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Last week, I had the distinct honor to participate in a Rural Prosperity Roundtable discussion, hosted by the United States Department of Agriculture. I was invited to participate by Frank Frassetto, State Director for USDA Rural Development in Wisconsin. The event was coined as the first roundtable discussion of its kind in the United States and took place at Ripon College. It involved representatives from the USDA, our State Department of Agriculture, Trade, and Consumer Protection (DATCP), the state Public Service Commission, the Wisconsin Housing and Economic Development Association Foundation, private industry representatives, individuals from the Great Lakes Intertribal Council, county executives and congressional representatives, among others.

I commend our State USDA for bringing together such a broad group of stakeholders and representatives to discuss what initiatives are currently happening in Rural Wisconsin, what issues are important for Rural Wisconsin to prosper, and ways that the private and public sector can work together to help Rural Wisconsin move forward. Some highlights of the discussion included Anne Hazlett, Assistant to the Secretary for Rural Development at the USDA, referencing USDA’s “Rural Prosperity Report” which organizes over 100 actions to move rural America forward, including five key indicators, including: e-connectivity for rural America, improving quality of life, supporting the rural workforce, harnessing technological innovation, and economic development.

Dan Smith, an experienced dairy farmer and current Administrator of the Division of Agriculture Development at our state Department of Agriculture, Trade and Consumer Protection, talked about the local relationship to international commerce and this now third year of economic downturn in agriculture. Mr. Smith discussed how commodities are suffering from low pricing, succession planning for farms, and innovation in the industry including things like specialty cheese products produced in partnership with the Center for Dairy Research at UW-Madison. Angie Dickinson, our Public Service Commission State Broadband Director, discussed the Broadband Expansion Program and our state’s Broadband Forward program, highlighting public and private partnerships. Much of the overall discussion surrounded connectivity and broadband access for Rural Wisconsin. Christina Danforth, CEO of the Great Lakes Intertribal Council, highlighted the need for good, clean housing, education, and healthcare in tribal communities and the amount of poverty experienced in many tribal communities. She also discussed some of the special cultural barriers that exist in tribal communities relating to the stigma attached with mental health issues and the importance of the extended family in tribal communities.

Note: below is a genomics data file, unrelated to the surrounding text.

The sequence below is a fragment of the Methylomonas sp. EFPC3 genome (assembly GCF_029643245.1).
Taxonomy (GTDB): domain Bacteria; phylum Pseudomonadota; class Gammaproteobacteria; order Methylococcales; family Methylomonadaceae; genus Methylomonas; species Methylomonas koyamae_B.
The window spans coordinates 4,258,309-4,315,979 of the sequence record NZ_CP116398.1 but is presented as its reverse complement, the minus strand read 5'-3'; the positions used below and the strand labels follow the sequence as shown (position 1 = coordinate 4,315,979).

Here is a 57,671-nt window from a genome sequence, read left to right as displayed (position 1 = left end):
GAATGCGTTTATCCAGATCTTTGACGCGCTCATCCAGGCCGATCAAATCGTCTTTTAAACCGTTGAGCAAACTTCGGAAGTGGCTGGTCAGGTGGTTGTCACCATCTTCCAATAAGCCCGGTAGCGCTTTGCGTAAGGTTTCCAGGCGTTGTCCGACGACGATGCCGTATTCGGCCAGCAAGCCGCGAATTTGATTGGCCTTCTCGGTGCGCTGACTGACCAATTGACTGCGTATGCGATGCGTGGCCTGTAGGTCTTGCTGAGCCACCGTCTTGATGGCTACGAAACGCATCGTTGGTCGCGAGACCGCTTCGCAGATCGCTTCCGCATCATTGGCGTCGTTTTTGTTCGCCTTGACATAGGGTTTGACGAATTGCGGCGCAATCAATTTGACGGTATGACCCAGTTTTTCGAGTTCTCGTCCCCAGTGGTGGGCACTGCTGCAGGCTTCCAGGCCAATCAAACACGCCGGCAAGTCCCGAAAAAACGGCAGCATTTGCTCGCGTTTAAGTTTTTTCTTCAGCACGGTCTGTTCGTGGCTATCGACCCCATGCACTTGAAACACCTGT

Tomah Memorial Hospital’s CEO, Phil Stuart, discussed their organizations collaboration with Gunderson Health and Mayo clinic and the recent addition of their oncology clinic. In addition, tele-medicine benefits and challenges were discussed, as well as what healthcare providers can do to optimize existing facilities and do to access capital to fund new projects. I was ecstatic that Phil was invited and able to attend the event for a variety of reasons, including the critical role hospitals and healthcare providers play in our local communities and the essential importance of access to quality healthcare in rural areas.

On my end, I shared information about the Rural Wisconsin Initiative, an ongoing effort I’m a part of that includes a number of outstate legislators from rural areas across our state, focused around improving education, workforce development, technology, and healthcare in our rural communities. I touched on the interstate medical licensure compact that I authored last session and the enhanced nurse licensure compact that I authored this legislative session. Both of those pieces of legislation help to increase access to healthcare in rural areas and have been passed and signed into law by the Governor. This was all in addition to the successes achieved in this session’s state budget related to investments in K-12 education, mental health, and broadband funding, and the work I’ve undertaken this legislative session as chair of the Assembly Committee on Rural Development and Mining, ranging from allowing additional grant access for our rural libraries, investing in the recruitment and retention of allied health and advanced practice clinicians to rural areas of our state, to Telecommuter Forward Certification to allow communities the ability to help promote telecommuting opportunities and broadband access locally.

For me, the good news is that I don’t have to travel over to Ripon or anywhere else to stay connected to Rural Wisconsin and advocate for issues that matter to us in our rural communities. I am committed to continuously learning from you, your friends, your family members, and your co-workers how we can productively continue the discussion together and achieve results that matter. There are a number of successes that have been achieved so far, but there’s more work to do to together to move Rural Wisconsin forward.

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